The World Health Organization just released a report that has revealed that an estimated 1.7 million children die each year as a result of environment pollution. The deaths come from a variety of causes including unclean water, little to no sanitation, bad hygiene practices, and indoor/outdoor pollutants. Younger children are the most heavily effected and have the highest fatality rate.

Currently, one in four children deaths are a direct result of pollutants in the age group of 1 month to 5 years of age.

The most surprising component of these facts is that some of the more common causes of death can be prevented through resources that are already available to communities that are seeing these high children fatality rates. Some common intervention tools include clean water filters and insecticide-treated bed nets.

Infants face the greatest risk because they have the least effective immune systems. Contaminants that might not effect an adult could kill a young child. Children that get exposed to air pollutants at a young age have an increased risk of developing a chronic respiratory infection and pneumonia. Conditions such as asthma can be permanent issues that children face for the rest of their lives.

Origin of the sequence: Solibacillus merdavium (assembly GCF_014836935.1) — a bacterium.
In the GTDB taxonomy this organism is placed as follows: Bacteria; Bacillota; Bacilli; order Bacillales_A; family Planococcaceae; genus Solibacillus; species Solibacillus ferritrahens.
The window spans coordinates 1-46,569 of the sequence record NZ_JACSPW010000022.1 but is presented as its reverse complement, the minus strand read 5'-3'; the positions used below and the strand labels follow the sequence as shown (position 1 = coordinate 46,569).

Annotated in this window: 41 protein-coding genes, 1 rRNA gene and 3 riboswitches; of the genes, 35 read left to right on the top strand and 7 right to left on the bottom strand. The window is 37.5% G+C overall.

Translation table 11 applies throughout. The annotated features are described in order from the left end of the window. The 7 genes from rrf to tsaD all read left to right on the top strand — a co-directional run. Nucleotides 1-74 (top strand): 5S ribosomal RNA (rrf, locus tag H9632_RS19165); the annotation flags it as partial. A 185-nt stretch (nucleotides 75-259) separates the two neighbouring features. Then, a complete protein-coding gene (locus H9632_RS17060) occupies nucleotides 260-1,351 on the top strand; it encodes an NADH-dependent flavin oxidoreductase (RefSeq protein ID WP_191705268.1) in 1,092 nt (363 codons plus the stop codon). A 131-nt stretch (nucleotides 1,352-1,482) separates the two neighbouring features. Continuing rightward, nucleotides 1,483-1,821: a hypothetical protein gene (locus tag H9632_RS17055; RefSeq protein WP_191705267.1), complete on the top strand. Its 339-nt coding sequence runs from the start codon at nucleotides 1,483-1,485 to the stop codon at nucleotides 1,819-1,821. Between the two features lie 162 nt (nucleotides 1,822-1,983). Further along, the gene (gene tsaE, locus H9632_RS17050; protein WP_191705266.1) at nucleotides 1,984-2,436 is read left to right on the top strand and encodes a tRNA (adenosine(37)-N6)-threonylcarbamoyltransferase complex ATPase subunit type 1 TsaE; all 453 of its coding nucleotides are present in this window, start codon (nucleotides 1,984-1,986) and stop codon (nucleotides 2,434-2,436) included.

Along with these types of ailments there is also an increased risk of stroke, cancer, and even heart disease. Heart disease is one of the greatest killers among adults, and can prove to be even more fatal with children.

The World Health Organization believes that about 90% of the world’s population is breathing in air that would not pass quality guidelines set forth by the organization. They also go on to list ways that the risk factors of pollutants can be removed from the environment in order to prevent sickness and death.

Beyond that, WHO also believes that the increase in electrical waste is another major concern that humanity is going to have to face sooner rather than later.